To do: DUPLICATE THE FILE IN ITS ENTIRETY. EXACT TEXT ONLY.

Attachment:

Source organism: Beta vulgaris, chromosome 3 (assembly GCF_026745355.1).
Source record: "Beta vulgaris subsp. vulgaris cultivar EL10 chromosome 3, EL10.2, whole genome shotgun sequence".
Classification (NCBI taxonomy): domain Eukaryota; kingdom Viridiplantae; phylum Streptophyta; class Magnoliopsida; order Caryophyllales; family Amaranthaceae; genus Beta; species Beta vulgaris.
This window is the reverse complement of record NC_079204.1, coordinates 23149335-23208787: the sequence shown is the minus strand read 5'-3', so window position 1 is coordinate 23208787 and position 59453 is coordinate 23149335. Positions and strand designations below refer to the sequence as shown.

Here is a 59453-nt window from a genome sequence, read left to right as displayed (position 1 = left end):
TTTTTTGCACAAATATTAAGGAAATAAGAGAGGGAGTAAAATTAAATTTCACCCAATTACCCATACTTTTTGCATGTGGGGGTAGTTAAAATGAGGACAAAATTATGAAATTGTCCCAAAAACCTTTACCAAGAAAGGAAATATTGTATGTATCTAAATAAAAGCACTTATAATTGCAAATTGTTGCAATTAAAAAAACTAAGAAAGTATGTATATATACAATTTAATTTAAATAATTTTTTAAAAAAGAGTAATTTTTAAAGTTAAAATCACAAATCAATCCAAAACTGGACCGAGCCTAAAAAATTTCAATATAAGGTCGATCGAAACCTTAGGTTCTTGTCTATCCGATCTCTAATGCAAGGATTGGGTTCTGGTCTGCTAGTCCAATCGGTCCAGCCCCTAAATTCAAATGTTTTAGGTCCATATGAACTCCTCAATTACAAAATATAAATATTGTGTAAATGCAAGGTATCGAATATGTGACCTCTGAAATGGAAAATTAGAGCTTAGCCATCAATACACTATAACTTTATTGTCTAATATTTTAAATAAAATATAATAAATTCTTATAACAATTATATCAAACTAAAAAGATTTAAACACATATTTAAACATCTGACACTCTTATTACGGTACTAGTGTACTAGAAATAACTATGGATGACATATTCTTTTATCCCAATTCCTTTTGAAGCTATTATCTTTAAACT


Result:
Source organism: Beta vulgaris, chromosome 3 (assembly GCF_026745355.1).
Source record: "Beta vulgaris subsp. vulgaris cultivar EL10 chromosome 3, EL10.2, whole genome shotgun sequence".
Classification (NCBI taxonomy): domain Eukaryota; kingdom Viridiplantae; phylum Streptophyta; class Magnoliopsida; order Caryophyllales; family Amaranthaceae; genus Beta; species Beta vulgaris.
This window is the reverse complement of record NC_079204.1, coordinates 23149335-23208787: the sequence shown is the minus strand read 5'-3', so window position 1 is coordinate 23208787 and position 59453 is coordinate 23149335. Positions and strand designations below refer to the sequence as shown.

Here is a 59453-nt window from a genome sequence, read left to right as displayed (position 1 = left end):
TTTTTTGCACAAATATTAAGGAAATAAGAGAGGGAGTAAAATTAAATTTCACCCAATTACCCATACTTTTTGCATGTGGGGGTAGTTAAAATGAGGACAAAATTATGAAATTGTCCCAAAAACCTTTACCAAGAAAGGAAATATTGTATGTATCTAAATAAAAGCACTTATAATTGCAAATTGTTGCAATTAAAAAAACTAAGAAAGTATGTATATATACAATTTAATTTAAATAATTTTTTAAAAAAGAGTAATTTTTAAAGTTAAAATCACAAATCAATCCAAAACTGGACCGAGCCTAAAAAATTTCAATATAAGGTCGATCGAAACCTTAGGTTCTTGTCTATCCGATCTCTAATGCAAGGATTGGGTTCTGGTCTGCTAGTCCAATCGGTCCAGCCCCTAAATTCAAATGTTTTAGGTCCATATGAACTCCTCAATTACAAAATATAAATATTGTGTAAATGCAAGGTATCGAATATGTGACCTCTGAAATGGAAAATTAGAGCTTAGCCATCAATACACTATAACTTTATTGTCTAATATTTTAAATAAAATATAATAAATTCTTATAACAATTATATCAAACTAAAAAGATTTAAACACATATTTAAACATCTGACACTCTTATTACGGTACTAGTGTACTAGAAATAACTATGGATGACATATTCTTTTATCCCAATTCCTTTTGAAGCTATTATCTTTAAACT